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The Gentle Discipline Journey to Spirituality

As part of my big-picture writing and life purpose reflections (my very favourite kind!) I’ve been thinking about how I started out primarily concerned about Attachment Parenting in the baby stage, then drifted towards Gentle Discipline in the toddler years. Playful Self-Discipline followed naturally after that.

In these early days of autumn, I am discovering that the step that follows self-discipline (which I am still working on, of course, just as I am still working to maintain attachment and provide loving boundaries for my children) is nurturing my spirit.


Why is spirituality the next step? I don’t know exactly.

Maybe it’s because sometimes the best way to be strong is by letting go. Letting go of my need to be right, my need to be in control, my expectations that other people be a certain way. And in order to let go, you need to trust.

Maybe it’s because sometimes you need to dive in and take hold. Even when the storm is lashing all around you.

Maybe it’s because I find peace in rituals. Or because I crave the feeling of synchronicity, of awareness, the deja-vu “I’ve dreamed this before” feeling, the mind quieting as the body flows from one posture to the next.

Maybe it’s because we’re flying through space on a tiny blue speck, hopelessly small and insignificant, while at the center of our galaxy all light and matter are being sucked inexorably into the singularity at the center of a black hole.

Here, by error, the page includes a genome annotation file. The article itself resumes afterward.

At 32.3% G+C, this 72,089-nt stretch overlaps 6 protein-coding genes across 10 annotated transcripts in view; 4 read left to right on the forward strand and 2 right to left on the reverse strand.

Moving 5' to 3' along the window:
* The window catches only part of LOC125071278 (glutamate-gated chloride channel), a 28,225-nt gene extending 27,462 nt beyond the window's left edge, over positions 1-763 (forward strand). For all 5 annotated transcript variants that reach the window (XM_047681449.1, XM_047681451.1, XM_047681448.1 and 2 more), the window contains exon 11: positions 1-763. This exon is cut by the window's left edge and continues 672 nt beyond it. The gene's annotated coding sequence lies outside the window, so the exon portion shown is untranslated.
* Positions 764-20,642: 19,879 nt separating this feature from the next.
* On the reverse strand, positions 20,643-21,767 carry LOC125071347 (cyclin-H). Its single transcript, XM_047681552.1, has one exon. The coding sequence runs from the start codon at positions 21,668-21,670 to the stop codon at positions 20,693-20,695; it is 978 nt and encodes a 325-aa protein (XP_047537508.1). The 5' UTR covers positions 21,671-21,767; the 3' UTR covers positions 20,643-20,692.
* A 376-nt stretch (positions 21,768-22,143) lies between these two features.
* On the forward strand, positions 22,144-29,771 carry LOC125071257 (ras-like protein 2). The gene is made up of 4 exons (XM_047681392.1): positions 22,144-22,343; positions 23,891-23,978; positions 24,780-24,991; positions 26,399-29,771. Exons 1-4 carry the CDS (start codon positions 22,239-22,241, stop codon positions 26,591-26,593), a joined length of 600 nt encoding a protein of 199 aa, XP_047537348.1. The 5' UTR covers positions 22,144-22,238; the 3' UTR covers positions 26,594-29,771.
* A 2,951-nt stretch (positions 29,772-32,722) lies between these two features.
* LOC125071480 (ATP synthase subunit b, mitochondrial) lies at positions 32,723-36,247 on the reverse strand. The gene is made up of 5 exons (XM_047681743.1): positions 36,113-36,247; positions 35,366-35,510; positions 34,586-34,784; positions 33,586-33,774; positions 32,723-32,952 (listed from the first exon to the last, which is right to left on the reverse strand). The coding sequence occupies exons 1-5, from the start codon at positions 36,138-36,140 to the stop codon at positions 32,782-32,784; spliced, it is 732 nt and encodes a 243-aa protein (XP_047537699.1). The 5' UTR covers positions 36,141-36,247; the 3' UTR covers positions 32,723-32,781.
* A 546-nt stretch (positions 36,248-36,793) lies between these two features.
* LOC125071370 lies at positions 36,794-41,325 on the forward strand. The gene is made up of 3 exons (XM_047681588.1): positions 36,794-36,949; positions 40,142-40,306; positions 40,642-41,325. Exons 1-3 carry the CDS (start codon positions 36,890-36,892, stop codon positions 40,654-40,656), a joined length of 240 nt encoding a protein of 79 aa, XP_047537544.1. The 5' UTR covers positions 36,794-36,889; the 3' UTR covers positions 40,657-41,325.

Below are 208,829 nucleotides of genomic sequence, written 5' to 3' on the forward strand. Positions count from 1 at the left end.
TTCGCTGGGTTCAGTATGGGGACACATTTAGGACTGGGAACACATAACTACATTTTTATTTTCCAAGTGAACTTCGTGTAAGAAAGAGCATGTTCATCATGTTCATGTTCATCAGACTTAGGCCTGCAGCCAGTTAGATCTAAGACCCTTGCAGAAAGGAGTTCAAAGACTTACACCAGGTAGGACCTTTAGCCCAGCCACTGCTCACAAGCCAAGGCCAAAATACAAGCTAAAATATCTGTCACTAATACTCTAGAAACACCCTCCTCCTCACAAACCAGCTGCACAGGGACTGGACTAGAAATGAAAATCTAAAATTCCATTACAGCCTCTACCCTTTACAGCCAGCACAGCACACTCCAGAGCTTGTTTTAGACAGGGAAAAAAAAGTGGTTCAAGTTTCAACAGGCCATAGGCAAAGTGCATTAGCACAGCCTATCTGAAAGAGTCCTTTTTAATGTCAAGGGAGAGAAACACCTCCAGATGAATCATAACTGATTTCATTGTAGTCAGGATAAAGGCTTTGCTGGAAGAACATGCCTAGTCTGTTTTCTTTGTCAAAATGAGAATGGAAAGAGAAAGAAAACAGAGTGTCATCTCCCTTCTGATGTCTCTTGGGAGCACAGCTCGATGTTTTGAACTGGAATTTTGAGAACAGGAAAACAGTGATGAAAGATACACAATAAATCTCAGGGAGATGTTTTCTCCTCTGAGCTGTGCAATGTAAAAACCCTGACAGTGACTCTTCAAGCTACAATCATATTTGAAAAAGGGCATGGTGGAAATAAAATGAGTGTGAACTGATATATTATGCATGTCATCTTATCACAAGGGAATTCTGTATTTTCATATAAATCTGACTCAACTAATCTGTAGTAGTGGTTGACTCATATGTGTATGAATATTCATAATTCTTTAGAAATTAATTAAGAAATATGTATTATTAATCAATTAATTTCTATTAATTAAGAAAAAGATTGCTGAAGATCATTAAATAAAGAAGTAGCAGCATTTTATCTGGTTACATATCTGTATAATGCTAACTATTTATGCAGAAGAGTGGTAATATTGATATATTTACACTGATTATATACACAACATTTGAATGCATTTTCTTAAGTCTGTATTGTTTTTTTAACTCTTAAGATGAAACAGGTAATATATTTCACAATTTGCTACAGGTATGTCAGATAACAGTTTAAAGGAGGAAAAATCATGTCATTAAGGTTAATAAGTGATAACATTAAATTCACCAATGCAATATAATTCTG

Maybe it’s because the times I need self-discipline the most are the times when I am being carried away by the tide of my thoughts and feelings, and spiritual practices like meditation and mindfulness help me remember that I am not my thoughts and feelings. They flow through me, but I am not defined by them. This separation gives me the ability to let them pass.

Maybe it’s because I have a certain fascination with the human brain and its inner workings. Claire woke up this morning and started describing her night. She said, “I was having a scary dream, and I thought, ‘ggr, why can’t I control my brain?'” Indeed, why can’t we control our brains?! Maybe we can, with practice. Meditation and yoga help me surf the wave of my brain’s activity.

And so, I wake up in the morning and do yoga. I meditate for five minutes. I feed the chickens, make breakfast and practice the violin with Claire for four minutes. I wash the dishes and sweep the floor. I do what I can to introduce my children to the vast banquet of learning that is available to us, and at the end of the day I read Anna Karenina and floss my teeth and go to bed. This is my spiritual practice.

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